In the Vietnam War, it was axiomatic that, when a combat unit moved into a new base of operations, everyone would dig in and work non-stop until they had built overhead protection (Cover that could withstand a direct hit from a rocket or mortar round).
It was exhausting work, but it saved countless lives.
In Iraq, we build dining facilities to accommodate hundreds of people at a time, and we do very little to protect them. Why isn't force protection a major issue in an area that is clearly at risk of artillery, rocket and mortar attack?
Our most valuable and precious asset is the lives of our troops, the Iraqis who support them and the contractors who risk their lives to make Iraq a better place. On Tuesday, near Mosul, more than 20 were needlessly killed and more than 60 wounded.
Once again, we forgot or ignored the lessons of the past and paid in blood for another leadership failure. If we consider Iraq to be a combat zone, we owe it to our troops and those who support them to make them as safe as possible. Those commanders who decided to construct unprotected dining facilities the size of football fields in areas that had been under frequent attack should be relieved of command immediately and replaced by those who understand force protection. Protecting bases from rocket and mortar attacks is neither difficult nor costly in comparison to the other costs of war.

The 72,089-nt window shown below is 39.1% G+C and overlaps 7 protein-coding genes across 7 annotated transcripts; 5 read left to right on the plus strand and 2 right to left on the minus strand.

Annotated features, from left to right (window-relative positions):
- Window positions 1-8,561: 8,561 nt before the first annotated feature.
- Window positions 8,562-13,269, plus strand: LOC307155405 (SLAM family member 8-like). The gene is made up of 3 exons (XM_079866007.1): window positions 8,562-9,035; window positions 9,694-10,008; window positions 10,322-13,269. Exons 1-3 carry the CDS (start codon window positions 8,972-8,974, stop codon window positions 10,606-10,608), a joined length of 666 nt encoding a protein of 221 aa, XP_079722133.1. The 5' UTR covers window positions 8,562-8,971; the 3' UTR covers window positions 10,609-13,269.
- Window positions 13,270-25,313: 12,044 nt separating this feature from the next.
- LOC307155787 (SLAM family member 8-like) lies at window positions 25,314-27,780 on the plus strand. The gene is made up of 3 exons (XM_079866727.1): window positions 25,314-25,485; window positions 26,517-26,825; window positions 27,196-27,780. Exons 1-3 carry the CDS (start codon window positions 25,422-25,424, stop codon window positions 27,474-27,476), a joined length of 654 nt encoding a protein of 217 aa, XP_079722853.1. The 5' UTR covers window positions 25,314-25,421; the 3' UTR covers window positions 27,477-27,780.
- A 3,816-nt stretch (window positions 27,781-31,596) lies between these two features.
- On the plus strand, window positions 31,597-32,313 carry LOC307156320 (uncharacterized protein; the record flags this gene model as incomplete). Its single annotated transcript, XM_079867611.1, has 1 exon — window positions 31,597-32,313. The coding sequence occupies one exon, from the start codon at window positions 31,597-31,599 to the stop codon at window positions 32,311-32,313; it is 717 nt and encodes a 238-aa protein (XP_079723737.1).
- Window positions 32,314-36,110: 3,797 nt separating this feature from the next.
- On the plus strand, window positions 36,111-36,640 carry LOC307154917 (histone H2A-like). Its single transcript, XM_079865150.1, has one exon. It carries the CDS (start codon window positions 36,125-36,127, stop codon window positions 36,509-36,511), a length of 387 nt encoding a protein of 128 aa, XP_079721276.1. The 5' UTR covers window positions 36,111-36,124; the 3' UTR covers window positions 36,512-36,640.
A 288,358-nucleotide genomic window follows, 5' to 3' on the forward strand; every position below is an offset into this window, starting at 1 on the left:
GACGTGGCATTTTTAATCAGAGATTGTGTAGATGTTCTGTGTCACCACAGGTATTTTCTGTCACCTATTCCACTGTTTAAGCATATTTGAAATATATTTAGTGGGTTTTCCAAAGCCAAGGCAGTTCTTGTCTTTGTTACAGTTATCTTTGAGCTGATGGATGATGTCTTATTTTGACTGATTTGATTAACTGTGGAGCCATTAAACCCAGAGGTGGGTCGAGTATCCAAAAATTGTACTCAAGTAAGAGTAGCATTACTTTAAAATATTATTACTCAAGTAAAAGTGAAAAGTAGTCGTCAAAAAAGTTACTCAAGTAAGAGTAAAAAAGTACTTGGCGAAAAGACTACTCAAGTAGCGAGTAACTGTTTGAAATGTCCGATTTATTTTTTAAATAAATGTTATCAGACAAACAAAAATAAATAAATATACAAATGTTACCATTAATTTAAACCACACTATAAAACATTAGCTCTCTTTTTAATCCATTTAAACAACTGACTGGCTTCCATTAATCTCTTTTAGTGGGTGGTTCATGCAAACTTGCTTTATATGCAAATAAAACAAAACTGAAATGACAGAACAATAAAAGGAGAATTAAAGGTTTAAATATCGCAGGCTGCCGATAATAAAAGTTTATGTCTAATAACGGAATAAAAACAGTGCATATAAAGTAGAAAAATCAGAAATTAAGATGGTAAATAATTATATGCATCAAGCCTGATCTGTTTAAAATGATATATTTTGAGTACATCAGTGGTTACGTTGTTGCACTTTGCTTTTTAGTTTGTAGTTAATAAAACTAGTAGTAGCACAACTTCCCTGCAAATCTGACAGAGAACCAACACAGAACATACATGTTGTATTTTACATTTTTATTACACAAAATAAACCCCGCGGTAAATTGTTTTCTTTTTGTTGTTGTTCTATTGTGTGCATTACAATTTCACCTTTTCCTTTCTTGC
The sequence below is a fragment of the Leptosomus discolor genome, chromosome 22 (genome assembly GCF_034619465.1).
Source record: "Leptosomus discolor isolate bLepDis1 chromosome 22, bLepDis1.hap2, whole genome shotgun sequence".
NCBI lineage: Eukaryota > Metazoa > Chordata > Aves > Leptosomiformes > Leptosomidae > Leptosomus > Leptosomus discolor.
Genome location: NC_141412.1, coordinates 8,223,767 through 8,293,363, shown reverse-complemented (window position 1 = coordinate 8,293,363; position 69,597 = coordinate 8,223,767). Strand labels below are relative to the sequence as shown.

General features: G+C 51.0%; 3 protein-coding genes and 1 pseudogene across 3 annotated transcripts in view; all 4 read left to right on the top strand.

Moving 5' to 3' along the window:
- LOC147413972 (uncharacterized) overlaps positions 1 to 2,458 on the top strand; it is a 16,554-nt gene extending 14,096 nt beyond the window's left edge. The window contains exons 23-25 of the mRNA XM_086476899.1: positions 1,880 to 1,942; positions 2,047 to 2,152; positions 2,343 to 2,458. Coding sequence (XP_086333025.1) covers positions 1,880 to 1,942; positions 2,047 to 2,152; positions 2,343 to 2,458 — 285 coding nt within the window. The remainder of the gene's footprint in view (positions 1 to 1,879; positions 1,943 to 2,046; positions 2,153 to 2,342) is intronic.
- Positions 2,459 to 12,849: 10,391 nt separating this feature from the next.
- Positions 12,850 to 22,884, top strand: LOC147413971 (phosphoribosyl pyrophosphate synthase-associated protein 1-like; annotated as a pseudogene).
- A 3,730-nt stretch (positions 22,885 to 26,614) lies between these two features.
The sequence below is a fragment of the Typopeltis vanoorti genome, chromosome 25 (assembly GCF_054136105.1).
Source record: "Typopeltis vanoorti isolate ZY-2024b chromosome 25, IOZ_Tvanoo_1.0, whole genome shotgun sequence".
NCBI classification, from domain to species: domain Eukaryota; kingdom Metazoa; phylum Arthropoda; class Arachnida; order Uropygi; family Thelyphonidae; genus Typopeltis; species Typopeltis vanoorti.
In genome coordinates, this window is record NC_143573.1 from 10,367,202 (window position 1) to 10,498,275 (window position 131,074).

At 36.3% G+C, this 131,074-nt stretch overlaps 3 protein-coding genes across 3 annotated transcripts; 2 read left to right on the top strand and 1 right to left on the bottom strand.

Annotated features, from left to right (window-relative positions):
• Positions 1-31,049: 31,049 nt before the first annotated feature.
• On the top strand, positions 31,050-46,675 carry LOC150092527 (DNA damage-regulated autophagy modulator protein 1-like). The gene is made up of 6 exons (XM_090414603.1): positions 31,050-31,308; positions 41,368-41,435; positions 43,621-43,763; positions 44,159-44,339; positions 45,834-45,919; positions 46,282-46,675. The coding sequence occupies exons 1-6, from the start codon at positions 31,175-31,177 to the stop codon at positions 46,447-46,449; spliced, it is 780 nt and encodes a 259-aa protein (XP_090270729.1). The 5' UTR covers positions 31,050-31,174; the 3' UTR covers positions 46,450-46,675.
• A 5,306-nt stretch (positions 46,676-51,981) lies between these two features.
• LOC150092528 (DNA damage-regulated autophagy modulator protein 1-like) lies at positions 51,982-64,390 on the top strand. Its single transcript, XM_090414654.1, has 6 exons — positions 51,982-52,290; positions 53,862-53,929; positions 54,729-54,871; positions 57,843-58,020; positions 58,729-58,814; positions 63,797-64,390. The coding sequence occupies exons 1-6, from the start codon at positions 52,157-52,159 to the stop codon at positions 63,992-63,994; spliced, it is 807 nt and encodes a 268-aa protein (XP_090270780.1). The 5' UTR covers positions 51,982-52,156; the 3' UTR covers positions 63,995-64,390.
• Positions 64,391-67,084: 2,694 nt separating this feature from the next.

The incident at Mosul is a simply a continuation of a long string of failures to provide the best possible force protection for our forces in Iraq. The armor plating issue with Secretary Rumsfeld only underscored the problem. Our leaders at the highest levels must take responsibility for these failures and become proactive, not reactive in protecting our forces.
The best force protection against the enemy is to attack him to keep him off balance and unable to mount his own attack. We do that well, but in Iraq we also have base camps from which operations are launched. Without proper protection, they become inviting targets. The insurgents can achieve great gains for little effort. That is exactly what happened near Mosul.
President Bush has warned us that we can expect increased violence as we approach the January 30th elections in Iraq. We should never be resigned to such a possibility. Instead, we should mount all-out offensives to prevent such occurrences. The problem with that idea is that we do not have sufficient forces in Iraq to do that. We do, however, have enough to do something. Let's hope our leaders make the right decisions.